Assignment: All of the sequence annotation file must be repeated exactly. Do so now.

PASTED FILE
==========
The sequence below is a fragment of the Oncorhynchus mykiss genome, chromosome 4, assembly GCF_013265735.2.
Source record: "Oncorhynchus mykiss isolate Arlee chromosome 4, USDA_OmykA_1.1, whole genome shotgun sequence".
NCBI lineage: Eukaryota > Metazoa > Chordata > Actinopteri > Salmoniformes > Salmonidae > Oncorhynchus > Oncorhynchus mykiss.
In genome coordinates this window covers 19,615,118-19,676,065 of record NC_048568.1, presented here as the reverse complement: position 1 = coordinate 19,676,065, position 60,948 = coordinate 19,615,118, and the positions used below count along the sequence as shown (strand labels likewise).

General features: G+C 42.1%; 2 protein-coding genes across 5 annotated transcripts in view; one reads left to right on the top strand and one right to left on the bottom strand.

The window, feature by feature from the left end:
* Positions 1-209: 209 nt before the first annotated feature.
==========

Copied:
The sequence below is a fragment of the Oncorhynchus mykiss genome, chromosome 4, assembly GCF_013265735.2.
Source record: "Oncorhynchus mykiss isolate Arlee chromosome 4, USDA_OmykA_1.1, whole genome shotgun sequence".
NCBI lineage: Eukaryota > Metazoa > Chordata > Actinopteri > Salmoniformes > Salmonidae > Oncorhynchus > Oncorhynchus mykiss.
In genome coordinates this window covers 19,615,118-19,676,065 of record NC_048568.1, presented here as the reverse complement: position 1 = coordinate 19,676,065, position 60,948 = coordinate 19,615,118, and the positions used below count along the sequence as shown (strand labels likewise).

General features: G+C 42.1%; 2 protein-coding genes across 5 annotated transcripts in view; one reads left to right on the top strand and one right to left on the bottom strand.

The window, feature by feature from the left end:
* Positions 1-209: 209 nt before the first annotated feature.